0.5 = 1/2. Is your contention that computing the middle of two points is not a rate calculation (and therefore not a conversion)? You still have a total quantity, p+q, and are calculating half of that quantity. So .5(p+q) = p+q*(1/2) = p+q/2…no matter how you show it, it is an expression of a rate.

The same holds true for your second example,.5gt^2. In fact, if calculus is the study of rates of change, I think everything is still consistent. I might be missing your point so help me understand that if so.

Next you said: “…the part I don’t get is why we should insist that all multiplication can be looked at and should be looked at as conversion between units. Why so dogmatic?”

So if I understand, you are asking why we should teach that multiplication is a specific thing instead of teaching that it is many things.

The reason is to help our students to have improved understanding. Memorization of unconnected concepts does not provide understanding. What I am proposing here is an integrated view of measurement/units/multiplication/division/rates/reciprocals/fractions that the learner can use to help think with math.

If I am being dogmatic about it, it is because I have failed to find a better way of explaining math to my kids. This way produced positive results. Tutoring (which is more of the same approach they receive in school), software, books, teacher meetings, staying after school, progress reports, report cards, and of course plenty of crying (the kids too), have not produced ANY positive results for us.

Next, you said: “The way I’d say it is that unlearning is a necessary and integral part of any deep learning. ”

I agree that the easiest path is not always the best path when it comes to learning. What we think of as intuitive does not always pan out in practice. Two great examples of this are the Kaminski study that determined that kids do not need concrete instantiation to learn abstract concepts, and Kornell’s findings that spacing is better than massing for memory and induction.

I am not doing these studies justice by oversimplifying, but the point is that we can be led astray by our intuitive thinking about learning. We always need to remember that results are what count. And we know that context and framework produce better results (learning) than a lack thereof. The reason is that for learning there is difficulty, and then there is desirable difficulty.

Spacing is an example of desirable difficulty. Unlearning is difficulty that is not desirable. Fits and starts are OK, but deep learning does not need to be based on learning something, and then just when we thought we were starting to understand it, unlearning it and replacing it with something else.

Here is an example of what I mean. This is just a story example but it is a good illustration of how people can learn systems of knowledge. In the story of the Karate Kid, Mr Miagi taught Daniel-san how to wax cars and paint fences. Later, he showed Daniel-san how those techniques could be used to perform Karate. Daniel-san did not have to unlearn anything, he added to his understanding, expanded it, and had several “aha” moments. Unlearning does not produce those “aha” moments, but sudden understanding does.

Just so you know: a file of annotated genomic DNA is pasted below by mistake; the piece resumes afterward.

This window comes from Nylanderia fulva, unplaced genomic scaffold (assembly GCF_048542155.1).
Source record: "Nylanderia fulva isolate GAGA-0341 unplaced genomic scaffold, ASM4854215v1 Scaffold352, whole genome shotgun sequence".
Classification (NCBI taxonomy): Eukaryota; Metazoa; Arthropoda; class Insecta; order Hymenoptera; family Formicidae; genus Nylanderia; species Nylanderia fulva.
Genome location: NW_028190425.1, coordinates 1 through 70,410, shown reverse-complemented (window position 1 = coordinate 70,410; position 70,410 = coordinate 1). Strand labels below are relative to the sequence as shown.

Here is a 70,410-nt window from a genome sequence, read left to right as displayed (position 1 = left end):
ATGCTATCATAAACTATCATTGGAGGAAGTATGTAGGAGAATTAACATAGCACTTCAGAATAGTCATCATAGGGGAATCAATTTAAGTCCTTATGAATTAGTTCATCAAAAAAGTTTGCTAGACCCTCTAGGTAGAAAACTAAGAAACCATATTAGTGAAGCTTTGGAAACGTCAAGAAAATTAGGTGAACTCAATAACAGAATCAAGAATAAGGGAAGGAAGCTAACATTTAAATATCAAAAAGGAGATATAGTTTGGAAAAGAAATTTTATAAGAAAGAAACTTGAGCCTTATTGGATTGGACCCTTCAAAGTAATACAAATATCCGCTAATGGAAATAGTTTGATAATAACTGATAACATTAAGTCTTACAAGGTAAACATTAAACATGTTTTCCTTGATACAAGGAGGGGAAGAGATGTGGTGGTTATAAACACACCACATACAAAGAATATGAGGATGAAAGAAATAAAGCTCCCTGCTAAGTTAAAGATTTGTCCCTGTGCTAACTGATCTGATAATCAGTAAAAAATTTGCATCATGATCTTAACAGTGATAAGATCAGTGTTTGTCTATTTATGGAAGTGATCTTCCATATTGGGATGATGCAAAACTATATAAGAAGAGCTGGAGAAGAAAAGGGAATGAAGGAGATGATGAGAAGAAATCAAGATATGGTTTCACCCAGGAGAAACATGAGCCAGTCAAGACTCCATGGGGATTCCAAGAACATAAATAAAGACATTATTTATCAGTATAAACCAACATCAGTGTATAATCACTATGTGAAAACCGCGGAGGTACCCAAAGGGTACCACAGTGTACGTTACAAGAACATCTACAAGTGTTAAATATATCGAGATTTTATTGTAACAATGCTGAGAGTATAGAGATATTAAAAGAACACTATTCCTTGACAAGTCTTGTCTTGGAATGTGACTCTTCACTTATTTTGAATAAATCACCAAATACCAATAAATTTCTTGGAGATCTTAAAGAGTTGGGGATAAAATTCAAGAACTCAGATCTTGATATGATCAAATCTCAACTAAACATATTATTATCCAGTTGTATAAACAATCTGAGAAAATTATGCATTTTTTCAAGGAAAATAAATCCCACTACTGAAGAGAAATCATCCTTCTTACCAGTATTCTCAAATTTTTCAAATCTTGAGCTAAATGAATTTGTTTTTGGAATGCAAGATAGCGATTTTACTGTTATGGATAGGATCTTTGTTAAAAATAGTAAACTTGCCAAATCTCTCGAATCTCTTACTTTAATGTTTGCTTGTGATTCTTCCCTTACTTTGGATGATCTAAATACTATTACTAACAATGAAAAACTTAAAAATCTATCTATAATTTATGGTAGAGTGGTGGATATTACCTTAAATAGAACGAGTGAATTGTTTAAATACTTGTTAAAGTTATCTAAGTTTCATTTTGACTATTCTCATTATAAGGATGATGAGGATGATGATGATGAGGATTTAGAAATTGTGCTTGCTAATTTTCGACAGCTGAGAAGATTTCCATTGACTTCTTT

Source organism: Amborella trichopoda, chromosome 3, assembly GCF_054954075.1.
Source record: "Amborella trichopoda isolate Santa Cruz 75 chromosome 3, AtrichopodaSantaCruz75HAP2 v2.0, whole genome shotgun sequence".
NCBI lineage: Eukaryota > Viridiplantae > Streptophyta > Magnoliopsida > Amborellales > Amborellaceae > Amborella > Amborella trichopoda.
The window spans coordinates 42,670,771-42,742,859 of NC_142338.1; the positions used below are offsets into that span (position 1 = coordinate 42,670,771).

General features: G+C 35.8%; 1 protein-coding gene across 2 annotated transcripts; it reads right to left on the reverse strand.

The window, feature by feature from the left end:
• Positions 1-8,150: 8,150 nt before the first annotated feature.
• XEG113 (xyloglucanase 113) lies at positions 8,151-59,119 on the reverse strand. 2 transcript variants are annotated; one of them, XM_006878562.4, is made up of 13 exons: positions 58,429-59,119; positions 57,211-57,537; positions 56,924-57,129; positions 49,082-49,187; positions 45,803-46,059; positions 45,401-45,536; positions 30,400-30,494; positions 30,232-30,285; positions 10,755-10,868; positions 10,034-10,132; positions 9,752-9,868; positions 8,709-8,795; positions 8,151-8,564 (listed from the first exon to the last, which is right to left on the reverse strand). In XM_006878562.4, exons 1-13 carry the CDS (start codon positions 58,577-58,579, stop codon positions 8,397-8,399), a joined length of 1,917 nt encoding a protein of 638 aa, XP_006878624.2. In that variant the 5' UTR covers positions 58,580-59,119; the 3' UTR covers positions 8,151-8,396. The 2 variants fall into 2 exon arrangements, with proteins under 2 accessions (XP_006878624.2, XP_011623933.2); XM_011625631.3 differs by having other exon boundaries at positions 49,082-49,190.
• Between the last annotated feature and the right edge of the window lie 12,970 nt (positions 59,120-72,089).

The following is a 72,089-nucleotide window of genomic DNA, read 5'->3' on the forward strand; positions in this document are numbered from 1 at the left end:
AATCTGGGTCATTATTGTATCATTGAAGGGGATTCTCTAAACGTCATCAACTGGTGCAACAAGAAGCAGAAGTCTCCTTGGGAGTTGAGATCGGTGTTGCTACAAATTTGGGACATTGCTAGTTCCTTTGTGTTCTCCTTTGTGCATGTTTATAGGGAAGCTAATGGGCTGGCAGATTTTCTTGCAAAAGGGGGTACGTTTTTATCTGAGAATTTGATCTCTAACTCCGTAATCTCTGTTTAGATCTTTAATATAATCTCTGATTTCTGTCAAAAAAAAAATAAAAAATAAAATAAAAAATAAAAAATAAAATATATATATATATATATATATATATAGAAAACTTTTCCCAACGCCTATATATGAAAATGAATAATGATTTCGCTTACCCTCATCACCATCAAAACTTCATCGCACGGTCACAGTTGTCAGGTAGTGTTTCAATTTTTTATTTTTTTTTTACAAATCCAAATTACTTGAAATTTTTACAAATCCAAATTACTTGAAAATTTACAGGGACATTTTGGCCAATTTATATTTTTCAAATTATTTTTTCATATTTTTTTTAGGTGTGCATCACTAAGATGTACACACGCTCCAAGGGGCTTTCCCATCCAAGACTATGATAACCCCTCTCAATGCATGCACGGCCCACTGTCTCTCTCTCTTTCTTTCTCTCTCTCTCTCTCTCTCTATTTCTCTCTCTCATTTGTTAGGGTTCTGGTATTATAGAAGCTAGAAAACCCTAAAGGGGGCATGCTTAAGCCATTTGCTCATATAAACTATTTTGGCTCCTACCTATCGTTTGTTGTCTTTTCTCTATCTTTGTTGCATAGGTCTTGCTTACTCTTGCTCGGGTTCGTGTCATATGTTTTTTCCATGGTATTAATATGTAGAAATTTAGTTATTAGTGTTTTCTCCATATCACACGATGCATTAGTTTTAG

So unless the results show otherwise, let’s teach in a way that provides opportunities to expand understanding rather than in a way that requires relearning.

Last, you asked “Should Einstein-Bose change how kids learn about counting? Why should it?”

There is no NEED to teach school kids Einstein-Bose counting in order to enhance their understanding of math. We only need to teach it to enhance their understanding of quantum states.

Bert Speelpenning, on December 28, 2010 at 6:18 pm said:Keith,

I’ll limit myself to three points.

(1) On the usefulness of looking at multiplication as something usefully explained in terms of units and conversions.

On this I agree much more than you seem to think. I think mathematics education (especially in middle school and up) could gain by using units and dimensional analysis at least as much as is done in science and science class.

see here

(2) Dogmatic approaches. Or: one size fits all, forever.

I’ll use an example other than multiplication. I know second grade teachers who insist that “subtraction IS take away”. I also know high school teachers who insist that “subtraction IS the same as addition. Just add the negative.” These are just two views in a wider spectrum. Nothing wrong with those views as such. It is the insistence that they bring to it that I have a concern about. They have arrived. They are cooked. They are done. Learning is over, for them, because they KNOW. And everybody else should just bend to how they see it, their students in particular.

And for the students, this is simply one more episode to practice their real skill, the skill that school has instilled in them more than any other: to out-guess, and to give each teacher what that teacher wants.

(3) unlearning. This is dear to my heart, so forgive me. I mean “unlearning” very broadly. Let me give an example. Suppose that the argument you are making in your posts was as clear and as convincing as you intended it. Then I would be convinced. I would now see the light. I would now think something about multiplication and scaling that I wasn’t thinking before, and that wasn’t a straight extension of what I already knew and thought about multiplication. It would be a rearrangement of what I already knew, organized differently, in a new hierarchy, with new conclusions possible, and old conclusions now suspect or plain wrong. I would have unlearned something.